After two days of bipartisan backlash against proposed changes to Arkansas’ Freedom of Information Act, lawmakers filed narrower legislation to exempt information related to security services provided to the governor and other state officials
By TESS VRBIN | Arkansas Advocate
It’s the third attempt in as many business days to alter the state’s 1967 public records law.
The first version of the legislation, filed Friday upon Gov. Sarah Huckabee Sanders’ call for a special legislative session this week, did not have enough support to advance in the House or Senate on Monday.
A second bill filed Monday night met opposition from nearly two dozen people Tuesday in a five-hour hearing before the Senate Committee on State Agencies and Governmental Affairs, which did not vote on the bill.
Both versions would have added four exemptions to the FOIA, with the second bill trading one exemption for another.
The most recent legislation, House Bill 1012 and Senate Bill 10, would exempt records and communications concerning the planning or provision of security services provided to the governor and other state elected officials.
Sanders called the provision “the most critical and important aspect of FOIA reform” in an emailed statement via her spokesperson, Alexa Henning.
“Nobody said changing the status quo would be easy, but this is a great starting place for making our government safer and more effective,” Sanders said.
Some transparency advocates, including the Arkansas Press Association, welcomed the narrowed-down bill, but others said the proposal remained overly broad and unnecessary.
Senate Bill 9, the proposal discussed in Tuesday’s committee hearing, would also have exempted:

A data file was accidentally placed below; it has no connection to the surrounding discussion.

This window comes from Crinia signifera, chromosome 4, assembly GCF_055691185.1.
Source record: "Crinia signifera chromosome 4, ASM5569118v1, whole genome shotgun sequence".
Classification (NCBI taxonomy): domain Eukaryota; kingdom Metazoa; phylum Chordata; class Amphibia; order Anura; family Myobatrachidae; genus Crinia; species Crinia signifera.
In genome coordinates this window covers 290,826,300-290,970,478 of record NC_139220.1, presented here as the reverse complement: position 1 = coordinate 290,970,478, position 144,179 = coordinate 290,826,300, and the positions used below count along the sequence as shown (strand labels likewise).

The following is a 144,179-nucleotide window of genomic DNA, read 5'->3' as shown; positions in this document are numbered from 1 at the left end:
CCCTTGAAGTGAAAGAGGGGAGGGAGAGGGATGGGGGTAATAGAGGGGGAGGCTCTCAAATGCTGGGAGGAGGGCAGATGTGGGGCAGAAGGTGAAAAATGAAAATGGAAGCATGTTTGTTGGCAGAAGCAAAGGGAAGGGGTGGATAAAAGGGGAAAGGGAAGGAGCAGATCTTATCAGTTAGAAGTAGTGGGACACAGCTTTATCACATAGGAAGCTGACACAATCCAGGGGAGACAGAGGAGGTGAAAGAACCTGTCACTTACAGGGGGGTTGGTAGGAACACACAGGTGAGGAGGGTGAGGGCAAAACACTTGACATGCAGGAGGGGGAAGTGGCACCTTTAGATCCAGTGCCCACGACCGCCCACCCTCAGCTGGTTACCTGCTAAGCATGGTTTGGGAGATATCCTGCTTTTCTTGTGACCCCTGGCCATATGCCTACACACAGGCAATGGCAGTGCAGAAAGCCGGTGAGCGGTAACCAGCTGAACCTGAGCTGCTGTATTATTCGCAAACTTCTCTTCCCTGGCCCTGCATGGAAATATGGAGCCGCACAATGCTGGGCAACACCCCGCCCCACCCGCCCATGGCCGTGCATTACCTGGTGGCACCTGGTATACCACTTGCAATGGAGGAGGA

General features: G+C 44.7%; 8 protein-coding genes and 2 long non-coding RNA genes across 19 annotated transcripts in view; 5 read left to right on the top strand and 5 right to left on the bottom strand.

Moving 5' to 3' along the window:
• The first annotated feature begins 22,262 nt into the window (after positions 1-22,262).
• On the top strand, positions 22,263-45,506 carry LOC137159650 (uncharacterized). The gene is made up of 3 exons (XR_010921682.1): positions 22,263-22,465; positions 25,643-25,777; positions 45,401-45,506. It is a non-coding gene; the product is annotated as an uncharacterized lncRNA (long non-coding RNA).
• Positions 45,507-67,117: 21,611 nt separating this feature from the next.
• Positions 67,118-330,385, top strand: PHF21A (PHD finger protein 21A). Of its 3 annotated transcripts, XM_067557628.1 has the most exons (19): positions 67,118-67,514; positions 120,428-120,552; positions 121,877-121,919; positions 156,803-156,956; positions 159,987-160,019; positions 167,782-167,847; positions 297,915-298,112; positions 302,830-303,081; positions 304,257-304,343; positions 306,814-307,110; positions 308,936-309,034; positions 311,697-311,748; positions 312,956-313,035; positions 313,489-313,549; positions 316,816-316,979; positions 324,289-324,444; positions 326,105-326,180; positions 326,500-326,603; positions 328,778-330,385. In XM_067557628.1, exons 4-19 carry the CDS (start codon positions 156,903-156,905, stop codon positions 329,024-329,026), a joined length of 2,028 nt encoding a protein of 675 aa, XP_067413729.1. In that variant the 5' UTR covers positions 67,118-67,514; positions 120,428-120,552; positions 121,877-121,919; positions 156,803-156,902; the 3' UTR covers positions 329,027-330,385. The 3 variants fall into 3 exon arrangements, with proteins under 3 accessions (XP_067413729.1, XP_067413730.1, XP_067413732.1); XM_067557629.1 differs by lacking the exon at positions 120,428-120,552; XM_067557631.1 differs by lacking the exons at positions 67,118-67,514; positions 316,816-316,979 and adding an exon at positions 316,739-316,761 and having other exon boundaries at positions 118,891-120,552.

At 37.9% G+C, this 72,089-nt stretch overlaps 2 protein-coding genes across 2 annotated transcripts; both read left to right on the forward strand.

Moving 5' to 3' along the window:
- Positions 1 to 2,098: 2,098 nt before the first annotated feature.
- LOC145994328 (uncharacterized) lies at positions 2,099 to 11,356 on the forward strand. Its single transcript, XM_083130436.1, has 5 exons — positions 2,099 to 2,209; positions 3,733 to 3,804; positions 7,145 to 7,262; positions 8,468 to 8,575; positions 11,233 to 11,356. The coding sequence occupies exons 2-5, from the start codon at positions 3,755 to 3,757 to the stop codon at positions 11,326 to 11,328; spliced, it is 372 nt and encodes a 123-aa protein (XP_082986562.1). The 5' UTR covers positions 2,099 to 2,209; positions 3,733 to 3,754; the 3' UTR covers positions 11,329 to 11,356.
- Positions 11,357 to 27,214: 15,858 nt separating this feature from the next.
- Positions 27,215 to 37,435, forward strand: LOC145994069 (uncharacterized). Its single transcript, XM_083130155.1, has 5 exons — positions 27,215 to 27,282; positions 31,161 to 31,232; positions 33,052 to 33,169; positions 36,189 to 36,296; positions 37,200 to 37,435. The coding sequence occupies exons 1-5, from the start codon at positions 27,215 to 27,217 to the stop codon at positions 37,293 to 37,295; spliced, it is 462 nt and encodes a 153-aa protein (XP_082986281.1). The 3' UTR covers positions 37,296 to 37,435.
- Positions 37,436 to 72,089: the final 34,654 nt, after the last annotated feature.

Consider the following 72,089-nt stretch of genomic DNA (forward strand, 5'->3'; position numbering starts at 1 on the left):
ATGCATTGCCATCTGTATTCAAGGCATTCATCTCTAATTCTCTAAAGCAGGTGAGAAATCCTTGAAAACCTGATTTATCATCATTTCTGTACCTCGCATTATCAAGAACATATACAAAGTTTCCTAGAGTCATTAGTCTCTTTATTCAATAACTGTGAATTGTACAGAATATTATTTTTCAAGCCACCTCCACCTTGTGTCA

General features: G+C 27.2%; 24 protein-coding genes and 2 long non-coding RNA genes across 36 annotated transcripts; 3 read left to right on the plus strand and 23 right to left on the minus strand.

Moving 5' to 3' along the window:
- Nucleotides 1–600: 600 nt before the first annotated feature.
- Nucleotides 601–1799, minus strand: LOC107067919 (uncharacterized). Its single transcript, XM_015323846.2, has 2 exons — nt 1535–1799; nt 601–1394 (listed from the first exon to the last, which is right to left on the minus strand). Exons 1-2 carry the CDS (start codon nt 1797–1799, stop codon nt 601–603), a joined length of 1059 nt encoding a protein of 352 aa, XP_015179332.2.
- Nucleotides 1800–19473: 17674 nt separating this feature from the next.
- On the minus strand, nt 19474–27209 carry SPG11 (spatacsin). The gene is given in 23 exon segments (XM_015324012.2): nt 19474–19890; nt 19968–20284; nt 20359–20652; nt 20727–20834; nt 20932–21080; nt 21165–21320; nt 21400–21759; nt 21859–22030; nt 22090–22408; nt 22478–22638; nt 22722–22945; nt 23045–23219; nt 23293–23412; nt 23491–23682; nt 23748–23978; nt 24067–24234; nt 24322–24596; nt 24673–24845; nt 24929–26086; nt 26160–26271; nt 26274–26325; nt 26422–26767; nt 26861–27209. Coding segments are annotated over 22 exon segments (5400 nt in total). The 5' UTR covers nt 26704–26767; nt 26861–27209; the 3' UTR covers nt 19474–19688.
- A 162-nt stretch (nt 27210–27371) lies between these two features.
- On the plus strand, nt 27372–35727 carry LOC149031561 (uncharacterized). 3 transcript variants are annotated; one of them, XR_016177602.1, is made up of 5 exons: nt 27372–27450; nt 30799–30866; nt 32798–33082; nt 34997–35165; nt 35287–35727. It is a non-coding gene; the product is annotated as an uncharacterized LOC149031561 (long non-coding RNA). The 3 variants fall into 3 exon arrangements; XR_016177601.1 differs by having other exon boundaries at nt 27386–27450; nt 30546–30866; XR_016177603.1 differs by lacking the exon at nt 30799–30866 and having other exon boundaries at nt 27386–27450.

- Records prepared by an attorney representing an elected or appointed state officer, a state employee, or a state agency, board, or commission in anticipation of litigation or for use in pending litigation.
- Records created or received by an elected or appointed state officer, a state employee, or a state agency, board, or commission that would be covered by attorney-client privilege.
- Records reflecting communications between the governor’s office and any cabinet secretary
The legislation filed last week did not include the exemption for communications between the governor and cabinet secretaries. It instead would have exempted records revealing the deliberative process of state agencies, boards, or commissions.
Sanders previously touted all of the proposed exemptions as a boon to government efficiency and the safety of her family.
Progressive and conservative political voices, as well as nonpartisan First Amendment advocates, publicly opposed the first two bills, saying both would deny Arkansans the right to access information about government officials’ conduct.
“Our government needs to be more transparent to our citizens, not less transparent,” said Lorri Justice, a former Republican candidate for the Pulaski County Quorum Court. “We’re the taxpayers, this is our money, and I keep hearing talk about the governor — with all due respect, y’all don’t work for the governor. We elected you to represent us.”